IBS can develop after either a severe infection like diarrhea caused by a bacterium or a virus or from a surplus of bacteria in the intestines.

Early Life Stress 

People exposed to high levels of stress during their childhood have a higher risk of developing IBS.

CBD oil

What Triggers Irritable Bowel Syndrome?

Certain factors help to trigger IBS, and they include:


The role food plays in IBS isn’t yet fully understood. Allergy or food intolerance rarely causes or triggers IBS. But people suffering from more severe IBM symptoms pointed out that it developed to such an extent because they ate or drank certain foods and beverages. These include wheat, citrus fruits, cabbage, beans, dairy products, carbonated drinks, and milk.


Most people who suffer from Irritable Bowel Syndrome experience signs and symptoms more frequently when under stress. If these periods of stress continue, the symptoms could worsen and become more aggressive. Moreover, stress may trigger these symptoms, but it doesn’t cause them.

Why Is There No Suitable Cure for Irritable Bowel Syndrome?

Due to the limited research on the effects of medical marijuana on IBS patients, there are few results in this field. Marijuana recently got explored for its medical benefits, and for the better part of the century, it was illegal. Marijuana got banned in 1916 despite the protest of the American Medical Association due to its medical benefits and uses. But from the few pieces of research conducted on the effects of medical marijuana on individuals with IBS, it has been proven that marijuana impacts bowel movements significantly.

Movement in the large bowel increases upon intake of marijuana for people with IBS. But these findings are still inconsistent in people with IBS. Some conditions of IBS react negatively to marijuana, while some don’t react at all. This reaction may be because both THC and CBD produce medical marijuana. In addition, both compounds get chosen due to the producer’s preference. THC and CBD have gained recognition for their anti-inflammatory properties. However, CBD gets chosen over THC when producing medications.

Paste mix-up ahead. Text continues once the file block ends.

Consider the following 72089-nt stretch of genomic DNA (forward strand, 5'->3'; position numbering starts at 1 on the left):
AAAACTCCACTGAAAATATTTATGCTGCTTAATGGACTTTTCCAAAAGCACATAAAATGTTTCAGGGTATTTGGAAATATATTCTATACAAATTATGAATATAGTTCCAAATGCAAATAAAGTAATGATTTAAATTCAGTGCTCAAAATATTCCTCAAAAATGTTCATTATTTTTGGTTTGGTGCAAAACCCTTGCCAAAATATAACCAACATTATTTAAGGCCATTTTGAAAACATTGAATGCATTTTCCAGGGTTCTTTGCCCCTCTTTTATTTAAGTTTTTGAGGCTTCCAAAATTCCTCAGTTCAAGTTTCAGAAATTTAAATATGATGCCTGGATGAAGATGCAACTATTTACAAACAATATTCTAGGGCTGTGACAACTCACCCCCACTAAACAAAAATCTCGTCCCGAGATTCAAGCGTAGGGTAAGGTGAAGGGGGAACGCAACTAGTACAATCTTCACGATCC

Why Is CBD Preferable?

CBD is preferable as an ingredient to THC due to its therapeutic effect on IBS. Evidence points out that CBD receptors have some connection to nerve cells that control pain in the internal organs located in the abdomen. Furthermore, there are also well-known links between IBS and anxiety. Since CBD can reduce stress in patients, it is a preferable option.

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Can medical marijuana cure IBS? No, it can’t, but it can help alleviate the symptoms. Medical marijuana helps manage IBS because it relieves the pain caused by most IBS symptoms. IBS is a fairly common syndrome, and many people suffer from the disorder. 

Specific symptoms like cramps, bloating, abdominal pain, increased gaseous release, and mucus in stool point to a mild IBS case. Other severe symptoms like difficulty swallowing, weight loss, unexplained vomiting, diarrhea, rectal bleeding, and persistent abdominal pain point to more severe cases of IBS.